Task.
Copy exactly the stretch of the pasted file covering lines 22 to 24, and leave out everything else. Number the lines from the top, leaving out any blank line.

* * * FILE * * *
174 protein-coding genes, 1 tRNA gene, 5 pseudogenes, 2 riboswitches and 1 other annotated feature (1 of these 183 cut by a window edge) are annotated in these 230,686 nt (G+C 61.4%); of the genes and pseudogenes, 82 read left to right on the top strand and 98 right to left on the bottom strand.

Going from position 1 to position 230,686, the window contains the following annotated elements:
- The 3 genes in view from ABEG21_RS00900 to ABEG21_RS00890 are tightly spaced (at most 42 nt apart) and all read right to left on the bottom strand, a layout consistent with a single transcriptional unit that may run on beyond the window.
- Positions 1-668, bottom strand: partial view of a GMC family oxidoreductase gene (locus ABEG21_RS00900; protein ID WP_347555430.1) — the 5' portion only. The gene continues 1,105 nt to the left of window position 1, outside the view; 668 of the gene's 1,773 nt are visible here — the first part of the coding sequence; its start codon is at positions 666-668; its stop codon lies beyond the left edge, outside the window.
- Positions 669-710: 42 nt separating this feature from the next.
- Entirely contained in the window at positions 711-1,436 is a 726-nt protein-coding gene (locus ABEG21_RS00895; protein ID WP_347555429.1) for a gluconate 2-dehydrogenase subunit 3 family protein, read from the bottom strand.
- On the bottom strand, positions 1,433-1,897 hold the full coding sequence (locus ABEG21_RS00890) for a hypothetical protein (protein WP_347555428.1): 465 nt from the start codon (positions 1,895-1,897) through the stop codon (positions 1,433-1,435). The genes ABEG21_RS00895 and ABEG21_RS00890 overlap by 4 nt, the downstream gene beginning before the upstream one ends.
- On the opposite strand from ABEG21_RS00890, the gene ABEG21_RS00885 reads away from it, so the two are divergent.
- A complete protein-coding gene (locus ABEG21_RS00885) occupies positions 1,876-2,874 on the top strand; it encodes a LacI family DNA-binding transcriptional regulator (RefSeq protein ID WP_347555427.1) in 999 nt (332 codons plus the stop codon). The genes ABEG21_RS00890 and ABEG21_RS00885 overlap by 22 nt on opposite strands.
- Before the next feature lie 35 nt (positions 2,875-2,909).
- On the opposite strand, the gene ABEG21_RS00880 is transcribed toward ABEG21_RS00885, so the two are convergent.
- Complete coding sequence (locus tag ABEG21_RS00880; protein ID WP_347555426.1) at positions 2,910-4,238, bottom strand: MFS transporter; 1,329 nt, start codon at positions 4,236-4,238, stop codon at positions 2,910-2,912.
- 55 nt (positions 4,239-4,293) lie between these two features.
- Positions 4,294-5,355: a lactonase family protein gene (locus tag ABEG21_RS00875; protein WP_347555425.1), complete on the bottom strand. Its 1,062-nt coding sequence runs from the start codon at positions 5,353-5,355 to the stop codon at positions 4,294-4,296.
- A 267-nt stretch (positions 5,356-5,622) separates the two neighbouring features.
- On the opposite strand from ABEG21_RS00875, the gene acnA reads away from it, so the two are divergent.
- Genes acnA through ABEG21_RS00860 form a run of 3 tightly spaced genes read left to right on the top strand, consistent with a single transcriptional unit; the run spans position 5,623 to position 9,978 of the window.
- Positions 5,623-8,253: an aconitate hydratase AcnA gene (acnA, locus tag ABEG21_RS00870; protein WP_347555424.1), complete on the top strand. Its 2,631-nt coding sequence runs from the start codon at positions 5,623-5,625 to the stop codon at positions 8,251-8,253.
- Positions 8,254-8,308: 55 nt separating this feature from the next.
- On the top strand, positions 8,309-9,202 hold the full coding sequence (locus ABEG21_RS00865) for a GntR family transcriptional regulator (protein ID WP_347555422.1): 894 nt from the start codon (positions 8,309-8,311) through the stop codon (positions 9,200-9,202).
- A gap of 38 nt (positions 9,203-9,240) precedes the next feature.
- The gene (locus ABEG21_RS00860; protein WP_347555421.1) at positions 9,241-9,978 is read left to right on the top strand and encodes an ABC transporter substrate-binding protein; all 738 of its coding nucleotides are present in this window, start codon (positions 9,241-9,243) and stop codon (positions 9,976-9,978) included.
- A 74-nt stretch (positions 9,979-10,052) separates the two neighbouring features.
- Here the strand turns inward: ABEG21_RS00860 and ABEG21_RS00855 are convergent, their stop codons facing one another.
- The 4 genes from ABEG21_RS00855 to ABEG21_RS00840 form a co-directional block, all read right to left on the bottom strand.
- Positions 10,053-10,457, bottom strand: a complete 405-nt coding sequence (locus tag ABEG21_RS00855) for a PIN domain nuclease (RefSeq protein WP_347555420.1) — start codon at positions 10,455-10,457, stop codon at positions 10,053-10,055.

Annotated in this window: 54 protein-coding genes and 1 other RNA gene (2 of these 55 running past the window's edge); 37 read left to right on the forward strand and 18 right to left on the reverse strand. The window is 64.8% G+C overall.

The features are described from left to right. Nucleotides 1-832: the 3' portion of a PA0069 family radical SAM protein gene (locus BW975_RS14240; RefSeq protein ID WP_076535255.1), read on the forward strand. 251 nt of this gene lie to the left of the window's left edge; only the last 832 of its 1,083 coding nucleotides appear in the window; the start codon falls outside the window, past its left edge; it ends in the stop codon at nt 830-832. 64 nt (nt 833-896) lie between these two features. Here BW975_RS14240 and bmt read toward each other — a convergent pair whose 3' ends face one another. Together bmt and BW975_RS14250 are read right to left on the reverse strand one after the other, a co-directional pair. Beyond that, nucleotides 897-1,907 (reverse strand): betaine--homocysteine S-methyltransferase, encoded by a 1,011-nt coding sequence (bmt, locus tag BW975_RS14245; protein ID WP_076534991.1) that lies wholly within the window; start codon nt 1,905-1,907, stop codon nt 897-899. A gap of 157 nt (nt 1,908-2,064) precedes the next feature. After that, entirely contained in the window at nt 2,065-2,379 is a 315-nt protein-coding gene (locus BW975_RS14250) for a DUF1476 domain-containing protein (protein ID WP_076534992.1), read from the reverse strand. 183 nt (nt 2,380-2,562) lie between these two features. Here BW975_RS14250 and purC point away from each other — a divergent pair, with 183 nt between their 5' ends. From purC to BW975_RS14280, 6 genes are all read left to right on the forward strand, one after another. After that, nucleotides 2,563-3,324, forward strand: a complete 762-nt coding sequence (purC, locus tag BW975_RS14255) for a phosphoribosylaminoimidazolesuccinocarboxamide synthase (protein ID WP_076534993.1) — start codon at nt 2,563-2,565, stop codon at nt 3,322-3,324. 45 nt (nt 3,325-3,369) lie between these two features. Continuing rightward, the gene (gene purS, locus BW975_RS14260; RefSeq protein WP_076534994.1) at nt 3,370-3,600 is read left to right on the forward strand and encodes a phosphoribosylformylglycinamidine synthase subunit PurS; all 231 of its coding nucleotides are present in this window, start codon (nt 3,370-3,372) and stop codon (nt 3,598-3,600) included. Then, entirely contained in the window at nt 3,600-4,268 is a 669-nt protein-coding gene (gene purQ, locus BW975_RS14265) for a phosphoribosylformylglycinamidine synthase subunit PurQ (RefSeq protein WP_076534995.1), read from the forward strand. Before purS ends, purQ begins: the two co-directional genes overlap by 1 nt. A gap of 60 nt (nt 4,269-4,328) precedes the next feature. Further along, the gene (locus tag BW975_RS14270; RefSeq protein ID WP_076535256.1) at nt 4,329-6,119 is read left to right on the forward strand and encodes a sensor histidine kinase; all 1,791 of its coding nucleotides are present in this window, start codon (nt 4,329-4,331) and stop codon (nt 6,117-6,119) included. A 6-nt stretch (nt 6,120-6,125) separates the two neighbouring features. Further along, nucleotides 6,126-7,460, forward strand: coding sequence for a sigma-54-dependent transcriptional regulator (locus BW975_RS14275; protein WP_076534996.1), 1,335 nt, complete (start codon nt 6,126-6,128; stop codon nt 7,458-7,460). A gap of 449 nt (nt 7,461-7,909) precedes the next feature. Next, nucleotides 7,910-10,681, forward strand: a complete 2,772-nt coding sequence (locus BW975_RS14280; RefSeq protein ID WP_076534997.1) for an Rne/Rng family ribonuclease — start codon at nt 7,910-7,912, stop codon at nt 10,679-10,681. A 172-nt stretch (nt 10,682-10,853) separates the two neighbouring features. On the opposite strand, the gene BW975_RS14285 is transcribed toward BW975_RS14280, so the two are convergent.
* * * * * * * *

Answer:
- The gene (locus ABEG21_RS00860; protein WP_347555421.1) at positions 9,241-9,978 is read left to right on the top strand and encodes an ABC transporter substrate-binding protein; all 738 of its coding nucleotides are present in this window, start codon (positions 9,241-9,243) and stop codon (positions 9,976-9,978) included.
- A 74-nt stretch (positions 9,979-10,052) separates the two neighbouring features.
- Here the strand turns inward: ABEG21_RS00860 and ABEG21_RS00855 are convergent, their stop codons facing one another.